Of course Luke is a big cheese in the Marvel universe now, what with being an Avenger and husband to Jessica Jones. Luke will even go live-action when he appears in the upcoming Netflix series JESSICA JONES, in which he will be played by Mike Colter. Word is Iron Fist will also appear, but has not been cast yet.
No official release date has been announced, but the title is expected to bow in early 2016.
I’ll be the first to admit that I do not like Marvel’s “Merc with a Mouth,” Deadpool. And I am… let’s say, not the president of Ryan Reynolds‘ fan club. I have next to no interest in the production of the Deadpool movie. But… now there’s this funny, violent trailer, and… well… just watch it.
I can’t explain it, but the movie appears… watchable. There may even be a few *shudder* funny bits. This is shaking my worldview.I guess I can console myself by pointing out has Morena Baccarin and Colossus in it…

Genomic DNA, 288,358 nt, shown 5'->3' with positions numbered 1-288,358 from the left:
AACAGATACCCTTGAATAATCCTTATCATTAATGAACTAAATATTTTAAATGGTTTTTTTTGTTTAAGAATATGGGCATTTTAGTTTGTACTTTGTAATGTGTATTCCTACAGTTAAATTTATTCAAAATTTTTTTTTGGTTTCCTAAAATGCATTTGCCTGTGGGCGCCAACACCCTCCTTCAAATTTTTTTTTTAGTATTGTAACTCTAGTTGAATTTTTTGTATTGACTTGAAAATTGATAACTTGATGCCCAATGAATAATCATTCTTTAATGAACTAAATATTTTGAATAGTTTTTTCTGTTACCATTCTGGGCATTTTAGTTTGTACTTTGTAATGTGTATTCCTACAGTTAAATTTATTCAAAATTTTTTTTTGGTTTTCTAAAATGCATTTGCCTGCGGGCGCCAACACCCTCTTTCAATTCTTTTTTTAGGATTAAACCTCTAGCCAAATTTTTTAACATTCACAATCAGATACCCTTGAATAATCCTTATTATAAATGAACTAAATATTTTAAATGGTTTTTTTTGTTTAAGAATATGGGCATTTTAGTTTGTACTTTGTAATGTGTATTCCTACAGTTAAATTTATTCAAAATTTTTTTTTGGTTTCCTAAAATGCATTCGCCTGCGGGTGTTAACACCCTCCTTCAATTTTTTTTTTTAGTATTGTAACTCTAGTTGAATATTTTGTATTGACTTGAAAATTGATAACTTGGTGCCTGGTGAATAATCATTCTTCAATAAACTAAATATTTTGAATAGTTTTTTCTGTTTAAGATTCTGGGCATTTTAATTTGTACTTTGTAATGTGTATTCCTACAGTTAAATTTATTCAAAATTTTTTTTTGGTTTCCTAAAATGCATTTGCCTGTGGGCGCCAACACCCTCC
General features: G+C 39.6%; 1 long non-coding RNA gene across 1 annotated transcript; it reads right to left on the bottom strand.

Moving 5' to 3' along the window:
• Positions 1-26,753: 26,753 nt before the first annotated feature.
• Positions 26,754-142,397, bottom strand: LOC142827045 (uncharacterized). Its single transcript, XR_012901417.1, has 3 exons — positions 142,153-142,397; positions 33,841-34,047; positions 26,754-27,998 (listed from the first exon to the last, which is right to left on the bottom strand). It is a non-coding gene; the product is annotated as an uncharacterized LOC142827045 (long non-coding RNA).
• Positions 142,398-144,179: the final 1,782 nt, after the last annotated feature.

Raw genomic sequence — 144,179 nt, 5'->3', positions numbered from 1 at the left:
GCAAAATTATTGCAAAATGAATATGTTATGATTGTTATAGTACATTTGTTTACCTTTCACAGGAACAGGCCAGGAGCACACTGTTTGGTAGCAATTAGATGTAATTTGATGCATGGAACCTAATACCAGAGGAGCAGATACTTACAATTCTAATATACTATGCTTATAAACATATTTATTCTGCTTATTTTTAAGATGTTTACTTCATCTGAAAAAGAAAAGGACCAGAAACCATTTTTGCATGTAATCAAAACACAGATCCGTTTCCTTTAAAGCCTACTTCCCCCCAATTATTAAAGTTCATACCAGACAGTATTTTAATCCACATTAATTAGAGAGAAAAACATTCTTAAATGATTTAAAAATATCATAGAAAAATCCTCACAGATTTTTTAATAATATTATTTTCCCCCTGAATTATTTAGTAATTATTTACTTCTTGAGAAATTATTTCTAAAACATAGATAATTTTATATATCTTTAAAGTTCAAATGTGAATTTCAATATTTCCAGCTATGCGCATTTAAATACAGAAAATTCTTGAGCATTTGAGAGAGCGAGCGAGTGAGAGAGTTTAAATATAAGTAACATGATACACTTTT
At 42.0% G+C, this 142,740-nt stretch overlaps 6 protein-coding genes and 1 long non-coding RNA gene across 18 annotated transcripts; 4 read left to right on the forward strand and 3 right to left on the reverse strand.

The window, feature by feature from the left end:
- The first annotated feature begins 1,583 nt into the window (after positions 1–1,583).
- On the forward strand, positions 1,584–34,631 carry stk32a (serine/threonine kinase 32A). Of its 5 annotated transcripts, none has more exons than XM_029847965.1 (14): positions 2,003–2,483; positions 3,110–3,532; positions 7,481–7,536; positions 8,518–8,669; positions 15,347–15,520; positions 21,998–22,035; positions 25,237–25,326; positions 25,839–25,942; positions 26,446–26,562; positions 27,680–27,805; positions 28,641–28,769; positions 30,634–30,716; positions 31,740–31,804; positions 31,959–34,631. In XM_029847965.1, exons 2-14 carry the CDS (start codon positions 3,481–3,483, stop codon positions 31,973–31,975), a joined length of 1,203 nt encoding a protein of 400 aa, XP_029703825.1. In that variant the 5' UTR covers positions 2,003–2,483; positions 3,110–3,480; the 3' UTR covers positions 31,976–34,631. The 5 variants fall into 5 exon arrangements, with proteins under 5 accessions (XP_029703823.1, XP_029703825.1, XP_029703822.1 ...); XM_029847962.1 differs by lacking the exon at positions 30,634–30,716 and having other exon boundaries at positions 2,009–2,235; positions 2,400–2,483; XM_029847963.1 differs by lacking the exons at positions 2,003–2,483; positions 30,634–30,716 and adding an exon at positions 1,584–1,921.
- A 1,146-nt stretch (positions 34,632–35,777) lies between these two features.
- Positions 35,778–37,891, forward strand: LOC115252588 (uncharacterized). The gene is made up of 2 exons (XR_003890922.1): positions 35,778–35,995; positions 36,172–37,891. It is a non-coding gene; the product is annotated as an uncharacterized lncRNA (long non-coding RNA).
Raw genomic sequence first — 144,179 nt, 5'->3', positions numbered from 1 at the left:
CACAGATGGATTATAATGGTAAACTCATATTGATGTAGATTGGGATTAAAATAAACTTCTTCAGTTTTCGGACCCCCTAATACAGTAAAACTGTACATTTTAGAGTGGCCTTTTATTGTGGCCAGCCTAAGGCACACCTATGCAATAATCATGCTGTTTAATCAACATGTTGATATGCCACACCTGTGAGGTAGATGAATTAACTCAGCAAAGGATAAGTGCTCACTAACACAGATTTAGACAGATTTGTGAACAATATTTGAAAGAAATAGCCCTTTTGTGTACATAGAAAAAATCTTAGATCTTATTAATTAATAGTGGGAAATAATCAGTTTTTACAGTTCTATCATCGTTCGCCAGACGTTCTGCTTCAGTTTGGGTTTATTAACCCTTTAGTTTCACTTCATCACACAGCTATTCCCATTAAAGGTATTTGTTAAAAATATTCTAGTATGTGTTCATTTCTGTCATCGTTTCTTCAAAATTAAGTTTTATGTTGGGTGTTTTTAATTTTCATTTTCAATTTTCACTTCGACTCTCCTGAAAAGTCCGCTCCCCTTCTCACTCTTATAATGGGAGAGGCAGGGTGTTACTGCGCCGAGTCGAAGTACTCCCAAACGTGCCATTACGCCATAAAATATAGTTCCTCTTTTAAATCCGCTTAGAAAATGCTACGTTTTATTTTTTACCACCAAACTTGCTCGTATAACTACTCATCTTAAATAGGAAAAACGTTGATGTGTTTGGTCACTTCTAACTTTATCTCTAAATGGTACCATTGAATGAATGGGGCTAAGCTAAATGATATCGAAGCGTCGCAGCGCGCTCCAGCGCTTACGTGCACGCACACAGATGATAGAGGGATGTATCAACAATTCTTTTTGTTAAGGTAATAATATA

Luckily I have until February to reconcile myself with a guilty urge to actually pay to see a Ryan Reynolds Deadpool movie.
There’s been a lot of fuss about the latest armored version of the Batmobile to be seen in the upcoming Batman v Superman: Dawn of Justice (right), but neither the idea of the car itself or constantly evolving versions of it are anything new.
Batman drove a car in his very first appearance in 1939’s Detective Comics #27, but it wasn’t christened the “Batmobile” until Detective Comics #48 in 1941. The vehicle has undergone a number of changes over the decades — and, perhaps not surprisingly, it has seen the most change during the modern “movie” era.